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Tsvangirai rejects election date

President Robert Mugabe's declaration of a July 31 election was rejected on Thursday.

Zimbabwe Prime Minister and MDC leader Morgan Tsvangirai pictured on March 15, 2013 talking to church leaders about upcoming elections. Picture: AFP/JEKESAI NJIKIZANA

HARARE - Zimbabwean Prime Minister Morgan Tsvangirai rejected President Robert Mugabe's declaration of a July 31 election on Thursday, accusing his rival of breaching the constitution and creating a political crisis.

The Constitutional Court ordered Mugabe two weeks ago to hold the poll by the end of July, following an application to the court by a Zimbabwean citizen demanding the president set a date before the current parliament expired.

Mugabe, who had anyway been pushing for an early vote, announced the election date on Thursday - fast-tracking changes to election laws by using a presidential decree to by-pass parliament.

A furious Tsvangirai, his partner in a fractious unity government, criticised him for complying with the court ruling rather than seeking an extension to the July 31 deadline.

The prime minister said Zimbabwe should hold the vote no earlier than August 25 to allow for reforms of the media and security forces to ensure the poll was fair.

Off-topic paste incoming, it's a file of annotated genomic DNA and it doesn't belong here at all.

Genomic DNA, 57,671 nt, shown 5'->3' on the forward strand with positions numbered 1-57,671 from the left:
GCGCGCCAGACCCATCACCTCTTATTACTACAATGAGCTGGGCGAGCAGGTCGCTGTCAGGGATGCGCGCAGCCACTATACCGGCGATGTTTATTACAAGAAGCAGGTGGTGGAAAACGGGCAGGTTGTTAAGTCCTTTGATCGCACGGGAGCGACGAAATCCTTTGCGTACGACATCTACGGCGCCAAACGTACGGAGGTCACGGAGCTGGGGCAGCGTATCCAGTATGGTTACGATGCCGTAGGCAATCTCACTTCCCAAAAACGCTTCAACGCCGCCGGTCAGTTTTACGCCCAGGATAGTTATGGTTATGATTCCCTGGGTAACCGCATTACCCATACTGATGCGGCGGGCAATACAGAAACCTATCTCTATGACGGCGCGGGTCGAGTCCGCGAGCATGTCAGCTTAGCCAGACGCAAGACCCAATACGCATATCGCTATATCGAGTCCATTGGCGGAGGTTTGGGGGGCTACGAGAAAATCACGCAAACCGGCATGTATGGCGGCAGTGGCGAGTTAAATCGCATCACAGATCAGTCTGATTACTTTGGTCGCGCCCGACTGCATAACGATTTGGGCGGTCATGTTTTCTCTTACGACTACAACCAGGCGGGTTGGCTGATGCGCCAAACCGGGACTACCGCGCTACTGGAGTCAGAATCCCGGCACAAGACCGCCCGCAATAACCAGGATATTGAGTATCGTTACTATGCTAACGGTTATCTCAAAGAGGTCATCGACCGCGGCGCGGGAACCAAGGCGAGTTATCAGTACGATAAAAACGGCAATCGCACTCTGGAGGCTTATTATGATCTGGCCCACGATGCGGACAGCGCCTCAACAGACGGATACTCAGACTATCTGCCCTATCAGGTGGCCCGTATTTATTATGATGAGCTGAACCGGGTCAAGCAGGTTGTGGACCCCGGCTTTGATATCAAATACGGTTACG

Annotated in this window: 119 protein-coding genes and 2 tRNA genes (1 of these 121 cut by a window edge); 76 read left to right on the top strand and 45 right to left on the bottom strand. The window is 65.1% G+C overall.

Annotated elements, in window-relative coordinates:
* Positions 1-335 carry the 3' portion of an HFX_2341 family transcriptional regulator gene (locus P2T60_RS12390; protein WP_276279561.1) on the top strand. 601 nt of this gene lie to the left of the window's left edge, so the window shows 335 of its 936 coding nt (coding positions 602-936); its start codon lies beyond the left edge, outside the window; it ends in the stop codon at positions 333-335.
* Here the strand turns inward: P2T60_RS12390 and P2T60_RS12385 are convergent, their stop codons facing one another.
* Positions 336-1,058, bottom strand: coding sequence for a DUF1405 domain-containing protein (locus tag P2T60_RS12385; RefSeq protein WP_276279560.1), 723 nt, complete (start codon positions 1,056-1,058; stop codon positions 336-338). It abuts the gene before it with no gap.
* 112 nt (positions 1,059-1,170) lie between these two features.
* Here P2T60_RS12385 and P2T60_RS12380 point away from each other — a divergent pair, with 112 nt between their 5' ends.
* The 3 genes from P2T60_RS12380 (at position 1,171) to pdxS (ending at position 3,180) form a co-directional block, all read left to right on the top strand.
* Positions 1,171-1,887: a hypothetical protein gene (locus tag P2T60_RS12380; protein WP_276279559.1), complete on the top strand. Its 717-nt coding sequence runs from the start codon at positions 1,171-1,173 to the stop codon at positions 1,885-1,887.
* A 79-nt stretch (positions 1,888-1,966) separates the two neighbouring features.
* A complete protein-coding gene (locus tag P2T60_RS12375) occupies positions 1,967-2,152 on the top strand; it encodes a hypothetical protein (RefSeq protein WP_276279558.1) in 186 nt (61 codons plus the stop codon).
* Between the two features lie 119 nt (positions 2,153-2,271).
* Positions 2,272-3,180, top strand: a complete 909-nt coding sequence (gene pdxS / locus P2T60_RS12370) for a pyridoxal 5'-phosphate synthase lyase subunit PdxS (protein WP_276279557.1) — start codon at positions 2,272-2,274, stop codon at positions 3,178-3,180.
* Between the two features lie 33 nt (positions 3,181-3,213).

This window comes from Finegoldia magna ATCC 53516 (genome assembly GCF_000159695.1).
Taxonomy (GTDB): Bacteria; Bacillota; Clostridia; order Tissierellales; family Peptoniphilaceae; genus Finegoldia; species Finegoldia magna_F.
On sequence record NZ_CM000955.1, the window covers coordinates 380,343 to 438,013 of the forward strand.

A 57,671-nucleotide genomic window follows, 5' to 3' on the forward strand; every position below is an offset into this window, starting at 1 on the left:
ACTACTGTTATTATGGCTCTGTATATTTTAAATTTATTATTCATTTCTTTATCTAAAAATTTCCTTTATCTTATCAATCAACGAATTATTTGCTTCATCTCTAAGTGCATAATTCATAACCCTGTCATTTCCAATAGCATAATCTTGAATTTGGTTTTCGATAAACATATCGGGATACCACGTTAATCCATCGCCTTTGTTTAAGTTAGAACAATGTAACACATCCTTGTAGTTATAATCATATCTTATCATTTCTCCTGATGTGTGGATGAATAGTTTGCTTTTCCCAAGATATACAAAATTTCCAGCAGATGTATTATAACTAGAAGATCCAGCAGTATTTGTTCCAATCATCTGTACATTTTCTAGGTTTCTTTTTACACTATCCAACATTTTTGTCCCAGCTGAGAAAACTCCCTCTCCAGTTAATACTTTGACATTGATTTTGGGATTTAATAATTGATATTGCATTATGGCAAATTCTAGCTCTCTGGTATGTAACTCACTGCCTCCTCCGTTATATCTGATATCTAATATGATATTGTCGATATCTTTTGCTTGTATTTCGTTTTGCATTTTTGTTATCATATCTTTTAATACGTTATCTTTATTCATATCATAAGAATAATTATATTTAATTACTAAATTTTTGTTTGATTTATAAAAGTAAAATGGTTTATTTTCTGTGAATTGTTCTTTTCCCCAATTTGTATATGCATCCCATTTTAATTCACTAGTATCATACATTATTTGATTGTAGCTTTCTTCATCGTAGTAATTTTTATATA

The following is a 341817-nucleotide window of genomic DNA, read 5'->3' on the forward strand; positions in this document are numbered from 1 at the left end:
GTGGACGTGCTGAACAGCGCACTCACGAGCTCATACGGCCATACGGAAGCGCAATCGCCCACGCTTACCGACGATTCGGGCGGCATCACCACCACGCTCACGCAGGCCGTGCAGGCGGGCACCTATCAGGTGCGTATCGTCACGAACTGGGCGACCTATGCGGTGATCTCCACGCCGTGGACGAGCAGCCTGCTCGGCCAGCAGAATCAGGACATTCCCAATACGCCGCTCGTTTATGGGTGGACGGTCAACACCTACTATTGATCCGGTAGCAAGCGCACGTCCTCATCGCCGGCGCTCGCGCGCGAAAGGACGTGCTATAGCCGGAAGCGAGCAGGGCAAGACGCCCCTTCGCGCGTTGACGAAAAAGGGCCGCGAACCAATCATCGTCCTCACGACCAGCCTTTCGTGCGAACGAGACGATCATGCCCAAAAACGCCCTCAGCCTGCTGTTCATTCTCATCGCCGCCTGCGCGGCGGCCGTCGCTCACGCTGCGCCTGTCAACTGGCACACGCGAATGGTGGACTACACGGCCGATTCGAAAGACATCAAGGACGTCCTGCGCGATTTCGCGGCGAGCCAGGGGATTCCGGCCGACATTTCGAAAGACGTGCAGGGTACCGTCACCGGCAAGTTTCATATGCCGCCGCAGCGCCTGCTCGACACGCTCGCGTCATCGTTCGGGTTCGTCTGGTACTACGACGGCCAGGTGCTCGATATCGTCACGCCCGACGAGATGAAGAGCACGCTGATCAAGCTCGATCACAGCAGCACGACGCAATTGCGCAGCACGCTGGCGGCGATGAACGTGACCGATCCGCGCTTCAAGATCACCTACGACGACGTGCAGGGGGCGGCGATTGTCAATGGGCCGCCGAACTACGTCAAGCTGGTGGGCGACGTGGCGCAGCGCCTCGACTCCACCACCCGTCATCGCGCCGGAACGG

He said Mugabe, leader of the Zanu-PF party, was violating the constitution and a power-sharing agreement set up after bloody and disputed polls five years ago, by not consulting him before announcing the election date.

"President Mugabe has acted unlawfully and unconstitutionally and is deliberately creating and precipitating an unnecessary constitutional crisis," Tsvangirai told a news conference.

Justice Minister Patrick Chinamasa, of Zanu-PF, told foreign diplomats that it would have set a dangerous precedent if Mugabe had defied the court order. He also said a new constitution signed by the president last month regulated the conduct of security forces, and that Tsvangirai's demands had no merit.

He said the biggest issue for Zanu-PF was securing the removal of Western sanctions on Mugabe and his inner circle.

Zimbabwe is emerging from a decade of economic decline blamed on Mugabe and the political uncertainty has put a drag on a recovery. The economy probably contracted by up to 3 percent in the first quarter, according to Finance Minister Tendai Biti.

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